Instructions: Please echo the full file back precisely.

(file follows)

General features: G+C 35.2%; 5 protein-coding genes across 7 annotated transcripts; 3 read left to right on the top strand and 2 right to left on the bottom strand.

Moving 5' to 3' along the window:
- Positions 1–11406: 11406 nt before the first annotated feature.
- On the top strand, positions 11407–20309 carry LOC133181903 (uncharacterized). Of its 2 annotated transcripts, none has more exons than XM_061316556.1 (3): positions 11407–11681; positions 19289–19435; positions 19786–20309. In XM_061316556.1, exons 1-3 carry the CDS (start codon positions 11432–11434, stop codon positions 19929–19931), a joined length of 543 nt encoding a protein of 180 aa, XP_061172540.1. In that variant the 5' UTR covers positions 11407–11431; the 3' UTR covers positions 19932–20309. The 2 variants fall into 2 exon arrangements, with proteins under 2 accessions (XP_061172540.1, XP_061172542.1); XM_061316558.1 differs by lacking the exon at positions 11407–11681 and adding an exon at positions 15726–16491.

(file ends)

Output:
General features: G+C 35.2%; 5 protein-coding genes across 7 annotated transcripts; 3 read left to right on the top strand and 2 right to left on the bottom strand.

Moving 5' to 3' along the window:
- Positions 1–11406: 11406 nt before the first annotated feature.
- On the top strand, positions 11407–20309 carry LOC133181903 (uncharacterized). Of its 2 annotated transcripts, none has more exons than XM_061316556.1 (3): positions 11407–11681; positions 19289–19435; positions 19786–20309. In XM_061316556.1, exons 1-3 carry the CDS (start codon positions 11432–11434, stop codon positions 19929–19931), a joined length of 543 nt encoding a protein of 180 aa, XP_061172540.1. In that variant the 5' UTR covers positions 11407–11431; the 3' UTR covers positions 19932–20309. The 2 variants fall into 2 exon arrangements, with proteins under 2 accessions (XP_061172540.1, XP_061172542.1); XM_061316558.1 differs by lacking the exon at positions 11407–11681 and adding an exon at positions 15726–16491.